A Gospel of Skin: God at the Laundromat
The Summer Solstice is the longest day of the year, yet, I find the summer days on the latter half of the Solstice’s fulcrum to feel like daily eternities. For many, the excitement of coming adventures, sun-filled days, and cool-but-not-crisp nights are replaced with a particular urgency to fill the calendar with summer’s “lasts.” The last beach trip, the last sweltering cookout, the last “summer Friday," and the last few days of having to keep the kids entertained without the reliable aid of the school day all stride in a headlong sprint toward a penciled-in finish line somewhere between August 15th and Labor Day. It’s a tertiary season where the promises of summer are behind us, and the promises of fall are obscured by the late-afternoon heat radiating from the asphalt.
This month's playlist aims to salve this less-acknowledged seasonal malaise. Heavy reverb, chunky, hollow guitars, distant twinkling, and lyrics in synchronous conversation with melodies conjure images of unhurried play and reveling in a day that begins and ends outside. You know that feeling of hugging a friend, a lover, or perhaps a crush at a late afternoon picnic? The moment your bare shoulders meet or cheeks brush in an embrace, and you feel the cooling, damp working of their skin against yours? Yeah, this is that.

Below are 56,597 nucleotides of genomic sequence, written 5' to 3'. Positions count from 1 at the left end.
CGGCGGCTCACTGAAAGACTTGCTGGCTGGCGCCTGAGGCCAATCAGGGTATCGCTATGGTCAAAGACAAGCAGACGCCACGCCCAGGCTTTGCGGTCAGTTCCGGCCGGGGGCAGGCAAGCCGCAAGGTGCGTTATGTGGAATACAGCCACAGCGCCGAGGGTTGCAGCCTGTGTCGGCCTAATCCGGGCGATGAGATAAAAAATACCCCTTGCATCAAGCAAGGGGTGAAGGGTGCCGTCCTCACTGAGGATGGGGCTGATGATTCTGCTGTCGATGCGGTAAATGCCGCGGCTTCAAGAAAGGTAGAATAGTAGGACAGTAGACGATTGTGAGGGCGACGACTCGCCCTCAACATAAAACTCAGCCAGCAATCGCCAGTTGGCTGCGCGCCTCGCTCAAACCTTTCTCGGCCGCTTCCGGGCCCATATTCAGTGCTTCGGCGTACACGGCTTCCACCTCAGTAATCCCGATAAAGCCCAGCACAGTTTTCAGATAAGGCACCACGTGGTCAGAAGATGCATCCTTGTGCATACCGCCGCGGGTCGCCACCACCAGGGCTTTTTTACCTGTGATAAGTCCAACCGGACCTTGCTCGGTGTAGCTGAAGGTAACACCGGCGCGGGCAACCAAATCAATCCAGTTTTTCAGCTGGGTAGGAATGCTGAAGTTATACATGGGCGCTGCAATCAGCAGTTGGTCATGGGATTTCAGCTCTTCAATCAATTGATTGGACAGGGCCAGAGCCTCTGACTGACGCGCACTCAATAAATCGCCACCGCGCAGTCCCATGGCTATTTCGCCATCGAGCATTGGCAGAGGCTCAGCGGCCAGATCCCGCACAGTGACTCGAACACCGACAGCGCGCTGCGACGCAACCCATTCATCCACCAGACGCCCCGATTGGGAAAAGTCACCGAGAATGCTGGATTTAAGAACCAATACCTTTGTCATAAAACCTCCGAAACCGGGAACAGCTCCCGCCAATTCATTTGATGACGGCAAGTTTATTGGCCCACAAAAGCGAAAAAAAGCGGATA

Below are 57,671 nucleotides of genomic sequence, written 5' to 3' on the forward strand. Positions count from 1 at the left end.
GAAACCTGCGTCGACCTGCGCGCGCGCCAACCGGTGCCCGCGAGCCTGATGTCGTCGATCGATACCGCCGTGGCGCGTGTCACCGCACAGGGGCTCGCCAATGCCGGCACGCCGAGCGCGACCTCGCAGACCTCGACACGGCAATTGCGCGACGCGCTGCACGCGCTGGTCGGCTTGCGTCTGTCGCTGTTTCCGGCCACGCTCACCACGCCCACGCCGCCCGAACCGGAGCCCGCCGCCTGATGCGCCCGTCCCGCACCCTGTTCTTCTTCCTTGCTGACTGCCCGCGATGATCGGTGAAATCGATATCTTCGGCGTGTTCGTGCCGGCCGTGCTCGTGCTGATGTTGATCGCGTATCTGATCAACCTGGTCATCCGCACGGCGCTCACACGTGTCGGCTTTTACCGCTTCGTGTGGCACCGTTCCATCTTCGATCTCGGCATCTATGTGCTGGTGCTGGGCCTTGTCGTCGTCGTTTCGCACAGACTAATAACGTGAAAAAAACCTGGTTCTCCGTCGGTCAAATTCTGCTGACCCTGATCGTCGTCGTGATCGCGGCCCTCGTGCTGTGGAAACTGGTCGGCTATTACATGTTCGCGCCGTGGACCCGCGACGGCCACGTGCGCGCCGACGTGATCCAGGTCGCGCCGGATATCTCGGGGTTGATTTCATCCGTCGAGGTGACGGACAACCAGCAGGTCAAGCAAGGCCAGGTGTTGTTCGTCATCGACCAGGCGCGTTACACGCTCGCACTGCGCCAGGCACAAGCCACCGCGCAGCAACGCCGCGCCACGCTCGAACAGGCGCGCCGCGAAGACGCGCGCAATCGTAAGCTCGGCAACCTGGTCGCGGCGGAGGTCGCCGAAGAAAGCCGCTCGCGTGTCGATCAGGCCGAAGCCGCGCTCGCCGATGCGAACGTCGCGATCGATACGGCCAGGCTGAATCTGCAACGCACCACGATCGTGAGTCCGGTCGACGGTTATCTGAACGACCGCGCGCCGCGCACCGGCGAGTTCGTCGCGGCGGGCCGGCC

Like a canvas painted with a gentle evening breeze, Songs for Long Days is meant to find you in comfort, peace, and safety—on a porch or in a park on those hot and drawn-out days we might lament in the moment, but always long for once they've passed.
Take a seat, pour a drink, turn shuffle off and hit play. Our BitterSweet playlists are for listening. Not background playing, ideally. There are so few invitations and avenues for unhurried, undistracted listening in our world. Give yourself an hour with this playlist to appreciate where we are right now—thinking little about where we've been or where we're headed. Enjoy.
Ps. A little protip for Spotify users. I find the abrupt ends and silence between songs to be a bit distracting. The break often yanks me out of the space the music collection is working to create. If you agree, try this. Go to "Settings" on your Spotify desktop or mobile app. Scroll down to find the "Playback" settings, and set the "Crossfade Songs" slider to at least 8 seconds. Now your songs will flow seamlessly from one to the other.
Obiekwe "Obi" Okolo